Bottom line: the common law principle of adverse possession is mainly intended to allow squatters to obtain neglected or abandoned property simply by treating it as their own without being challenged. It is not intended to be used with owner-occupied property where there's an active dispute as to who owns what.
In the case of lot line encroachments... all you have to do to protect against adverse possession is to grant explicit permission for the neighbor to encroach. If you've done a survey and neighbor's fence is on your land, but you don't mind and don't need it removed, then get a survey copy showing lot lines & encroaching fence, add a statement granting neighbor permission to have a fence there, sign it and get neighbor to sign it.
Of course the neighbor can still take you to court if they don't agree with the survey and think there is no encroachment. But the document will prevent them from successfully claiming adverse possession.
It's kind of like common-law marriage. The court can't rule that two people are in a common-law marriage, against their will. Common-law marriage exists only when the spouses BOTH claim they are married and nobody disagrees with them. Likewise -- you can only claim land by adverse possession if you state that you've taken over the land as yours for 20 years, and *nobody disagrees with you* including the current owner if the owner can be located.
- Alex
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The neighbors at some point put a huge, orange steel fence post on the corner of their property which just happens to be 1/4 of the way onto the entrance off the private drive and into the parking area of my mother. Basically, 60 years ago when my parents started building the house they started "cutting the corner" between two big trees along a tree row. the big trees are now gone, but the entrance still cuts the corner. anybody coming up our drive would start to turn into the house and would hit the metal stake. We removed the stake after contacting a lawyer and taking a picture. But when they filed suit, my mother counter sued for adverse possession of the corner so they could put up the post. No, my mother didnt lose the land to adverse possession, yes she got adverse possession of the corner. There was another issue. They were using the open part of my mothers drive as an access road to the back of their property, including big trucks bringing in construction materials and moving their boat etc to the back of their property without my mothers permission. The neighbor's daughter saw the construction trucks using it and reamed em out (in spring the wet ground causes the asphalt to collapse/rut under heavy trucks). At one point I tried to negotiate with them saying we'd leave the open part open if they quit insisting they owned the strip of land, they said no. Now the city doesnt like fences. It recommends putting up a row of trees and/or bushes. We didnt want the hassle of cutting bushes back so we planted a row of trees expecting we could remove the fence when they got a little bigger. Their NEW lawyer needing something to hang this suit on, so he claimed the trees were a "nuisance fence" and when they lost the judge tossed em a sop by ordering us to cut the trees down. #2 it isnt that they WILL lose the land, it is that when they go to do something on their own land somebody will THINK they own it and sue them and some asshole judge wont throw the case out and make them brought the suit pay all the costs. Well... my mother claimed adverse possession of the corner and won. So I guess use for a significant period of time does lead to ownership. Ingrid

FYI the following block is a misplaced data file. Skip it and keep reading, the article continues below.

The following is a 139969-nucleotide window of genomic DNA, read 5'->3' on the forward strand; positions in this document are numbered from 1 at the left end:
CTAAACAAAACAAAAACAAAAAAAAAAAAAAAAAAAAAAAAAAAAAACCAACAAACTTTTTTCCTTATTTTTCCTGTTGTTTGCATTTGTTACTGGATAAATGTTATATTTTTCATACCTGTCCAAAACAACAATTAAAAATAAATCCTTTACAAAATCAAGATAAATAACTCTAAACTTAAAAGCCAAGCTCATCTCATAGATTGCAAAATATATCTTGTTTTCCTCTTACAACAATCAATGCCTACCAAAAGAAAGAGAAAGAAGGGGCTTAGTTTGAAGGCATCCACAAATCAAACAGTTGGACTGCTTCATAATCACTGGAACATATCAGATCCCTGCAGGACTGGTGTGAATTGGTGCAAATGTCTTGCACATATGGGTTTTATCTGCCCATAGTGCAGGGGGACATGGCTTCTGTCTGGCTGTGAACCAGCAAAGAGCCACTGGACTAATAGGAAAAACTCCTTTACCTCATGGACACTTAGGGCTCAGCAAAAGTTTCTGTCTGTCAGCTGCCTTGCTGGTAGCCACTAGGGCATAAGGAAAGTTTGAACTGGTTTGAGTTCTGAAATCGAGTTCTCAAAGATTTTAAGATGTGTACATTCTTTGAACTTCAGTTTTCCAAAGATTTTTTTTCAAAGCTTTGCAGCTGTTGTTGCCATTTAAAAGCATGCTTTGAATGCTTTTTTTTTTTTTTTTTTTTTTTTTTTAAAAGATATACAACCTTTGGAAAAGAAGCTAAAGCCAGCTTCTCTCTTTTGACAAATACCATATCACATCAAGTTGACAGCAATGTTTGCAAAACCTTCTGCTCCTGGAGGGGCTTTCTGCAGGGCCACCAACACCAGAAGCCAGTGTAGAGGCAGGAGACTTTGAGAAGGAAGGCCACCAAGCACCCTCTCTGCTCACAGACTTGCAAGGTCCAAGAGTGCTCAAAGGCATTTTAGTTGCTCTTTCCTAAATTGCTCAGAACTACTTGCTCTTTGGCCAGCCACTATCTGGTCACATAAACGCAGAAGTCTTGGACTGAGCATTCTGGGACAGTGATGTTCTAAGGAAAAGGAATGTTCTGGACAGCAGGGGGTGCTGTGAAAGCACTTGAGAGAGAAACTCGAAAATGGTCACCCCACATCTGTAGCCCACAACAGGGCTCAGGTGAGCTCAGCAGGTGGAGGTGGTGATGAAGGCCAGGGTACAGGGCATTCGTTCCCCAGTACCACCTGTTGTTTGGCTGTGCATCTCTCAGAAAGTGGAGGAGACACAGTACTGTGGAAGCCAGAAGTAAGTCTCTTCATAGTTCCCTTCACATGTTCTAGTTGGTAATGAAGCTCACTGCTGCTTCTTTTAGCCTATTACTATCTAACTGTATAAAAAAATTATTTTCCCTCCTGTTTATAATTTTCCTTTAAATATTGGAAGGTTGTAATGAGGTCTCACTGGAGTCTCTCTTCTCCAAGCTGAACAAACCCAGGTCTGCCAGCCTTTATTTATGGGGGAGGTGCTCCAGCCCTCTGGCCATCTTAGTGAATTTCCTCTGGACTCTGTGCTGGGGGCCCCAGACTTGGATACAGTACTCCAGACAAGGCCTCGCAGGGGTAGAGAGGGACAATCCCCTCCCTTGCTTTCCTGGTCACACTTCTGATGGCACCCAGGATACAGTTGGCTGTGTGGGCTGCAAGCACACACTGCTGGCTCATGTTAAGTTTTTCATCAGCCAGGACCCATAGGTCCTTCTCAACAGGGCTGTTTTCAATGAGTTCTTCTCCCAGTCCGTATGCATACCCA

~~~~~~~~~~~~~~~~~~~~~~~~~~~~~~~~~~~~~~~~~~~~~~~~~ List Manager: Puregold Goldfish List http://puregold.aquaria.net / www.drsolo.com Solve the problem, dont waste energy finding who's to blame ~~~~~~~~~~~~~~~~~~~~~~~~~~~~~~~~~~~~~~~~~~~~~~~~ Unfortunately, I receive no money, gifts, discounts or other compensation for all the damn work I do, nor for any of the endorsements or recommendations I make.
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get the survey done, the lot line marked (I cut aluminum conduit into 12" lengths and had the surveyor drive those in along the lot line cause they dont rot or fall out.). the sooner you do it, the better. Ingrid

~~~~~~~~~~~~~~~~~~~~~~~~~~~~~~~~~~~~~~~~~~~~~~~~~ List Manager: Puregold Goldfish List http://puregold.aquaria.net / www.drsolo.com Solve the problem, dont waste energy finding who's to blame ~~~~~~~~~~~~~~~~~~~~~~~~~~~~~~~~~~~~~~~~~~~~~~~~ Unfortunately, I receive no money, gifts, discounts or other compensation for all the damn work I do, nor for any of the endorsements or recommendations I make.